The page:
MANAGING EXPECTATIONS OF IMMIGRATION CLIENTS THROUGH SMART ETHICAL PRACTICES
By Cyrus D. Mehta
By Cyrus D. Mehta
Only a fool of an attorney would not set out the parameters of the representation in advance and decide how to handle clients in the event of a conflict of interest between them. This is particularly so when a client embarks on a green card sponsorship through an employer under one of the backlogged Employment-based Second (EB-2) or Employment-based Third Preference (EB-3) preferences. Some of the backlogs for people could easily take over a decade to result in permanent residency, and thus the attorney may have these clients for a very long time.
Since the goals of both the employer and employee are common at the outset, which is to obtain permanent residence, it is ethically possible for one attorney to represent both the clients. Indeed, it is more efficient and cost effective to have one attorney when both clients have the same objective. But over the course of a decade or more things are bound to change, and in the employment context, termination is bound to occur where one party may choose not to sponsor or seek sponsorship for the green card. What is the role of the immigration attorney when the employment relationship has been severed? If there is an irresolvable conflict, the attorney representing both parties may need to withdraw from the representation, and each of the parties will need new counsel. But this may not necessarily be the case if the representation is structured from the very outset that contemplates predictable conflicts. Under the Golden Mean approach, it may be ethically possible to continue to represent one client even after termination through the use of advance waivers and limited representation. You can learn more about the Golden Mean by reading about my debate with Bruce Hake who asserts, without legal foundation, that advance waivers are unethical in immigration practice, Counterpoint: Ethically Handling Conflicts Between Two Clients Through The "Golden Mean,"http://www.ilw.com/articles/2007,1009-mehta.shtm.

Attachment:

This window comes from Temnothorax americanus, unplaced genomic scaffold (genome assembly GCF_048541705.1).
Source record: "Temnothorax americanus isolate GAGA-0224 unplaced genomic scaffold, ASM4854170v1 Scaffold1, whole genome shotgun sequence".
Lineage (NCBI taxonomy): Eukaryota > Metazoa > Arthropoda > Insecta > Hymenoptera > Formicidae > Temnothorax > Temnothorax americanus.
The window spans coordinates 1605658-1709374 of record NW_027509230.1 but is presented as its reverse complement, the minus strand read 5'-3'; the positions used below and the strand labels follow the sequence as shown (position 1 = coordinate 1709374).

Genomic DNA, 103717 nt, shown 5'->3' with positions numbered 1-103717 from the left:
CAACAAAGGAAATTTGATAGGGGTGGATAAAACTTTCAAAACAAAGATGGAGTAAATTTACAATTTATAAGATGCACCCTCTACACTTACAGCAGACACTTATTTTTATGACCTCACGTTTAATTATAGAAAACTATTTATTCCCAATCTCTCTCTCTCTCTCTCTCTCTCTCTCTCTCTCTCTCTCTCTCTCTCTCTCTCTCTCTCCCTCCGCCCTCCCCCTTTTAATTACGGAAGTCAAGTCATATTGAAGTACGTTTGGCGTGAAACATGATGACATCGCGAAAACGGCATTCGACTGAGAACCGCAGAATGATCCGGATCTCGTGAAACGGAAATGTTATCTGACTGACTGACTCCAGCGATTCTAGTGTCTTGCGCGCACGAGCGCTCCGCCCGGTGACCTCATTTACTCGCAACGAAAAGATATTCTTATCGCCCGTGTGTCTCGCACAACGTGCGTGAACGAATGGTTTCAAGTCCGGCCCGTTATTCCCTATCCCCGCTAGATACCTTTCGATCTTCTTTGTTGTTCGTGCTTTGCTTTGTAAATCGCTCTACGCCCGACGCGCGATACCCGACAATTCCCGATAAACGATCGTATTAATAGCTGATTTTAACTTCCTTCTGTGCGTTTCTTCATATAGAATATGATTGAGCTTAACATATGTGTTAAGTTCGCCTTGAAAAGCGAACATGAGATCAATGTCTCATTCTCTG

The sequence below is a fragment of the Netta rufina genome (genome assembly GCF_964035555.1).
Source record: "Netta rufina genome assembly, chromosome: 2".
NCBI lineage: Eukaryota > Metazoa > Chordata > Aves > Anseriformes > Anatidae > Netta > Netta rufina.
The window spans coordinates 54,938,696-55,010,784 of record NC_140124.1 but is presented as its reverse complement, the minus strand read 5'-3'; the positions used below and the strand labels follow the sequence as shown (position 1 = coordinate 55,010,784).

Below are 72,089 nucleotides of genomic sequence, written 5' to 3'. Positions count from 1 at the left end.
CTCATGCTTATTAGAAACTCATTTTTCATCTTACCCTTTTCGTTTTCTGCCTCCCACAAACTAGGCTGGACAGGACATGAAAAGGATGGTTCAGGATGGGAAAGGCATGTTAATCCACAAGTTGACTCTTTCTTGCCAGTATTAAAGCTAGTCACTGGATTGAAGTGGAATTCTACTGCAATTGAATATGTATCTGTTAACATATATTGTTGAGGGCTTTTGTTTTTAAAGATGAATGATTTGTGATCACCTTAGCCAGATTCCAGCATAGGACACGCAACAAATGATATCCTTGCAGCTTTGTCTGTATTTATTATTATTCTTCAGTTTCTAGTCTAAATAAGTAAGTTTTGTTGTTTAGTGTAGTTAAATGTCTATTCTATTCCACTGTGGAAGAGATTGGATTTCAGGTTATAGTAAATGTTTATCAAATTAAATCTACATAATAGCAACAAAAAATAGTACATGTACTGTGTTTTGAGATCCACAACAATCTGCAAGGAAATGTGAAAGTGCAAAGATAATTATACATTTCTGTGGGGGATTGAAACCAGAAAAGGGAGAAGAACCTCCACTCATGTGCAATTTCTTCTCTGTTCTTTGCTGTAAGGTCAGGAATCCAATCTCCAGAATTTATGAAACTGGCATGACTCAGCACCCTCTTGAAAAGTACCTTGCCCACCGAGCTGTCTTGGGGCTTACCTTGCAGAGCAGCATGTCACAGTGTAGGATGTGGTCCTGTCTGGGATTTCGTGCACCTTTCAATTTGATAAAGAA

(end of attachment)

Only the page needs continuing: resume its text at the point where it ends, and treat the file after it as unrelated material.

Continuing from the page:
The Golden Mean enables the attorney to represent the client who most needs this attorney. One can predict in advance that there will be conflicts down the road, and the most obvious and predictable is termination of the job opportunity that is the basis for the sponsorship. How will the attorney handle the foreign national’s ability to “port” to a new employer under INA section 204(j) when the sponsoring employer still wants this employee? It is this employee that initially sought advice from the attorney, introduced the attorney to the employer who embarked first upon the H-1B visa sponsorship and then green card sponsorship, and is now looking to exercise portability to a more secure job. The foreign national client would feel betrayed if the attorney withdrew at this point. If the attorney cannot obtain the consent of the employer client to continue to represent the employee, this might become inevitable. Under the Golden Mean approach, the attorney may have been able to indicate to the employer, at the start, that this employee was a long standing client, and while he or she would vigorously represent both during the green card process, the attorney would continue to represent the employee in the event of termination. It is inevitable that an attorney may be more in contact with one client than another client, but that does not mean that the attorney provides differential services to each client during the representation. The attorney must represent each client competently during the dual representation. Yet, like it or not, the notion of the primary and secondary client exists in case law, Allegaert v. Perot, 565 F.2d 246 (2d Cir.1977), and in immigration practice, a lawyer’s contacts may either be more extensive with the employer or the employee. If an employee’s services are terminated, it may be still possible to represent the employee. Likewise, an attorney may also continue to represent the employer even after the employee has left.